From the Publisher
By Mike Panozzo
Mike became editor of Billiards Digest in 1980 and liked it so much that he bought the company. He has served on the Billiard Congress of America board of directors and as president of the Billiard & Bowling Institute of America.
February: Great Show
GOD BLESS the Internet!
Nothing will make you feel younger and older at the same time than reliving your past, and nothing makes that easier than the Internet.
Even in a sport like pool, a sport whose record-keeping and preservation seems to lag well behind most sports, there exist volumes of photographs and videos in cyberspace that quickly reconnect you with the game’s rich history.
For instance, all pool fans should make a point of “friending” Mary Kenniston on Facebook. One of the Women’s Professional Billiard Association’s greats, Kenniston has uploaded nearly 5,000 photos to her page. She’s become the de facto clearinghouse for random photos from the past 30 years.
Recently, I stumbled on a photo-sharing service called smugmug.com, where I found a site owned by Bill Porter, a now-retired college professor. In the ’80s, Porter used to pop up at pool tournaments around the country to take photographs, often times with his Texas pal Mike Haines, also a prolific shutterbug. They took thousands of great photos, and Porter has the images collected in galleries from each event.
One of the events (photographed by Haines) was the 1984 Red’s Open 9-Ball Championship in Houston. The Red’s ’84 gallery contains 163 fabulous images and immediately transported me back to what was then (and for me, still is) the Greatest Show on Earth.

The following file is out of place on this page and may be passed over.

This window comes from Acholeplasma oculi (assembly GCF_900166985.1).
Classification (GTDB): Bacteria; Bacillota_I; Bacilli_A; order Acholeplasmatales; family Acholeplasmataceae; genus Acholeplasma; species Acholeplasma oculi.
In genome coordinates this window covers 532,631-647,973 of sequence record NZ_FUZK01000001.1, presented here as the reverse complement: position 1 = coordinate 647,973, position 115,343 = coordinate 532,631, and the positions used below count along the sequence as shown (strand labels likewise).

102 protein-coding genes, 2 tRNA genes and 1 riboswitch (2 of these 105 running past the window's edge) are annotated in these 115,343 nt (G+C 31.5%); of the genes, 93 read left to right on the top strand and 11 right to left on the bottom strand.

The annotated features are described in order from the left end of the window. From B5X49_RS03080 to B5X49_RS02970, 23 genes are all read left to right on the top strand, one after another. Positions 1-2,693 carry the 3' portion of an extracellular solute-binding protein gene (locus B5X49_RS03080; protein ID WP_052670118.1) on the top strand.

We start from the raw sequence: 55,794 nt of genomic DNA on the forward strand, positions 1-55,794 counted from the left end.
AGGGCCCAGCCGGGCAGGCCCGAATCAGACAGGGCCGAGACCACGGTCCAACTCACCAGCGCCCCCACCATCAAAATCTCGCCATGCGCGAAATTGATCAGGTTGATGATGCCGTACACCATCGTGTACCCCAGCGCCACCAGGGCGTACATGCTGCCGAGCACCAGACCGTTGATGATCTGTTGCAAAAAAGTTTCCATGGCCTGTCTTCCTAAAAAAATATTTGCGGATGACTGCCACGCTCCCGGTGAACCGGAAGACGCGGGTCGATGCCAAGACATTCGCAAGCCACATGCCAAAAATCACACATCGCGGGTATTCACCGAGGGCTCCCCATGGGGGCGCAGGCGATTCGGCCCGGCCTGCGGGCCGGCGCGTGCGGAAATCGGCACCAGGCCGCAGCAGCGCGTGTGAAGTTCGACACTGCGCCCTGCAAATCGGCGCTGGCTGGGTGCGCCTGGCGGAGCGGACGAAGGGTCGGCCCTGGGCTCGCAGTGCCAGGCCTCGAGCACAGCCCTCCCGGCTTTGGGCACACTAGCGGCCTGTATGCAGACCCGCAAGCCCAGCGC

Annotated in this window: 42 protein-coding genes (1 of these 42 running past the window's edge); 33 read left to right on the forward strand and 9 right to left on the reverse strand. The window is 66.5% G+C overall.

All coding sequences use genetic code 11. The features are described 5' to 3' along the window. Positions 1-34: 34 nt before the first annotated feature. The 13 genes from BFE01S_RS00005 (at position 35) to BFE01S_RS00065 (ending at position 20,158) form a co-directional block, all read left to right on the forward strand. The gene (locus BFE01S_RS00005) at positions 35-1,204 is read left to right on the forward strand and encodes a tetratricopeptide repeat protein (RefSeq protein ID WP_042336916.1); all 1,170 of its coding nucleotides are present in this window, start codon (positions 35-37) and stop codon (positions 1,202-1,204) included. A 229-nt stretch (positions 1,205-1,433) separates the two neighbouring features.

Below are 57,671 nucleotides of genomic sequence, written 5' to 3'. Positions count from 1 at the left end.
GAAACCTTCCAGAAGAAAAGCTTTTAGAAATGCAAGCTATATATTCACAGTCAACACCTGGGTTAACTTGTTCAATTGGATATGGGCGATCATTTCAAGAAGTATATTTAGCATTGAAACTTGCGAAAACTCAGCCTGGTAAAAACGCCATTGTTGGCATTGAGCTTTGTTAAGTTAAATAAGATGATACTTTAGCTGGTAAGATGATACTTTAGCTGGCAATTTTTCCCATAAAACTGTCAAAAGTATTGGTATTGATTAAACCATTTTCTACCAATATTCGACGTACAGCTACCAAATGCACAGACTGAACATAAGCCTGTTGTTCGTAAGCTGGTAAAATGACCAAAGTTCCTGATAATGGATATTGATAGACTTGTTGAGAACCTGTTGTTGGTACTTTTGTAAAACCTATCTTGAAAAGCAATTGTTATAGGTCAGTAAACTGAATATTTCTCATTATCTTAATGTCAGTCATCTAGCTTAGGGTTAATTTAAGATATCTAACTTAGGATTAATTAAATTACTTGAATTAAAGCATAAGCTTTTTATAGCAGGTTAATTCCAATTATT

Red Walling was a typical Texan. He liked big. Red, himself, was big. He wore big boots and a suede blazer. He wore a big ring.
Red opened a club in Houston, which, without a hint of embarrassment, he called “Red’s Billiards, Booze, Fun and Food.” It was a massive 24-hour billiard honky tonk. It was packed, up and down, with pool tables, both of the big and bar-table variety.
Red liked to flash money, gamble and hang around with people who liked action. There was no shortage of green baize gamblers in Texas at the time, so Red decided to stage a pro pool tournament. Red’s Open (with a then-substantial $75,000 purse), which lasted just three years, was the Wild West of pool tournaments.
Everyone showed up at Red’s, the young guns and the veterans, the tournament-tested big names and the under-the-radar bar-table hustlers. Take a spin through the photo gallery. Check out the sunglasses-wearing tournament director with the full head of hair. It’s Barry Behrman. Keep looking. There’s “Jersey Red” Jack Breit, “Machine Gun” Lou Butera, Bill “Weenie Beenie” Staton and pool’s most noted cowboy, Jimmy Moore. The day’s darlings were there: Mike Sigel, Steve Mizerak, “Little David” Howard, Jimmy Rempe, Earl Strickland and Louie Roberts, as were yesterday’s heroes Ronnie Allen, Richie Ambrose and “Champagne Eddie” Kelly.
For pool, it was the best of times.
Red’s Open was pure Barnum & Bailey. And as wide open as the event was, even the local authorities had their limits. A handful of players in 1984 took up residence in the local jail for their blatant heaving of greenbacks onto the table beds during late-night action.
Of course, the 1985 tournament, Red’s last, introduced pool to then-29-year-old Efren Reyes, who played under the name Cesar Morales. Reyes stormed through the tournament virtually unchallenged while his Filipino posse tore through the club taunting the proud Texan crowd with wagers that seemed crazy at best, insulting at worst. And over and over the Filipino sweators left the arena, winnings in hand, laughing and chanting, “Manila, Manila!” and “Where’s the beef?”
It was, indeed, the Greatest Show on Earth. Thanks, smugmug.com, for sharing.